2. One positive spin is that it might reduce private car travel in cities and, in turn, change how people think about where they live. We’d obviously hope that folks would want to live close to each other and close to public mixed-use spaces, but who knows. Purely speculating.

  3. Online purchase has still not catching on in high density cities like Hong Kong. Part of the issue is that the delivery person cannot just leave the box at the front door like in typical suburban towns. Door to door delivery requires entering buildings and go to the individual level so it adds more time.

    For online delivery it is typical to drop the box at a local 7-11 and have the customer to pick up from there.

    On the other hand, small restaurants can provide lunch delivery on foot to offices. Some supermarkets offer delivery because of the weight of certain items (like rice and pet food) and the fact that most people don’t have cars.

    Rather than buying a week’s food supply and stuff the fidge, smaller living units essentially require people to shop for groceries almost daily.

  4. For that reason and its future competitors may very well open small storefronts within walking distance where goods can be ordered and picked up. For clothing, the store might include a measurement service.

    In that case, what has been eliminated is the need to stock items, or even make times, that have not already been bought, with an infinite amount of selection.

  5. and its future competitors may very well open small storefronts within walking distance where goods can be ordered and picked up.

    Think they’d go to the trouble instead of continuing to partner with existing stores to put amazon lockers in?

  6. privatize the interstates

    let Amazon pay the full cost of driving and you’d soon see the model die

  7. Amazon is opening stores around the country right now.

    The bottom line is that adjusted for inflation, the Census Bureau recently reported that people ages 25 to 34 have lower incomes than their predecessors did 40 years ago.

    Housing costs more. Health care costs more. Taxes are higher — for senior benefits, debts, pensions. Less and less money is left.

  8. Yes, every day while stuck for hours in traffic, people contemplate why they live so far away from their jobs. Cost of living determines where people live, not whether Amazon is taking out big box retailers. Even formula retail knows it can’t make it in parts of the more expensive cities.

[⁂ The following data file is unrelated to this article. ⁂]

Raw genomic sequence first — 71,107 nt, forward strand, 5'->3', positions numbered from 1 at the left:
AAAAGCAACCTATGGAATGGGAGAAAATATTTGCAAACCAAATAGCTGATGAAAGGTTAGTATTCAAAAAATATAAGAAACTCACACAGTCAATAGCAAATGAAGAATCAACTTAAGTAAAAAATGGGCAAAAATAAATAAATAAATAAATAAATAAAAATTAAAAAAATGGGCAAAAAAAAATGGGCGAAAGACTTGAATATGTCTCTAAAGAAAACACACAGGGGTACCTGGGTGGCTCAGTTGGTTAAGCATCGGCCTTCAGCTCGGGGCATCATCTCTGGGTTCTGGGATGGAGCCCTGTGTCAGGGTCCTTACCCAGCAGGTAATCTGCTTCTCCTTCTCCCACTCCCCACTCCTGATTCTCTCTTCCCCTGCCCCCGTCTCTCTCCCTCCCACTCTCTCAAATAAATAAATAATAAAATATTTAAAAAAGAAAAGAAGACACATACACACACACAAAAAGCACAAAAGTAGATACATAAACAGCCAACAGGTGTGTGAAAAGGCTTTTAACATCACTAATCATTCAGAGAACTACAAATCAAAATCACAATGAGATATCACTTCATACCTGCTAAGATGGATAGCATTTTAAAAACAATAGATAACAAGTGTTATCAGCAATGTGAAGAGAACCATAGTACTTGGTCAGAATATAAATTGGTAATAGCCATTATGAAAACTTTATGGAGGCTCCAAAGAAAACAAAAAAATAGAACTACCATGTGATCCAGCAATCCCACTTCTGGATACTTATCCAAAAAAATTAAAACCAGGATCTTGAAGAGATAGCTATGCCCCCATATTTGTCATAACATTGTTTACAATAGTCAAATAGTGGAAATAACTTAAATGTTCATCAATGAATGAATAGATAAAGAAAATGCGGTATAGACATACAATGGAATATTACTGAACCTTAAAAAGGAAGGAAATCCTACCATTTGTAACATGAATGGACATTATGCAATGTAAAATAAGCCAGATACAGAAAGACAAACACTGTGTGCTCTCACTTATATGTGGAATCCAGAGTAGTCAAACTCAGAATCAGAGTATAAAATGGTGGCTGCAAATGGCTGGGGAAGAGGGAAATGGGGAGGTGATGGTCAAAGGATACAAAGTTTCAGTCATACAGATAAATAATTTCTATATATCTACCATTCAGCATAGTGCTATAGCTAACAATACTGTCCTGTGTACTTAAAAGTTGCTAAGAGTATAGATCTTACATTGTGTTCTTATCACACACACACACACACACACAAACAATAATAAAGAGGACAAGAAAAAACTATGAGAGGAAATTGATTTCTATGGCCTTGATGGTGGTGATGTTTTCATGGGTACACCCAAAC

9. You’re right. I was also speaking more from the experience of living in Phoenix. Here, the cost of living is obviously still a determining factor, but folks don’t even think twice about moving 30, 40, 50+ miles from work. We also have dozens of massive, mostly-parking-lot shopping centers that (in my opinion) make people drive more to buy things. My argument isn’t whether or not what Amazon is doing is good, I was just trying to put one positive outlook on the table.

  10. It will not kill main street, that is hyperbolic. Downtown areas will shift from retail to experience based businesses like bars, restaurants, and other such businesses. What happens to malls and other shopping centers is a different story though. They are large spaces that are harder to convert into other uses. Some will become overgrown theme parks and grocery stores will survive, but retail will downsize. It is already an over saturated industry and it would be downsizing anyways. Amazon is just crowding out a lot of retail. For example, I just bought cologne from Amazon instead of Macy’s. But its something that isn’t perishable. I wouldn’t order food off Amazon and I think most people wouldn’t because there are concerns of spoilage.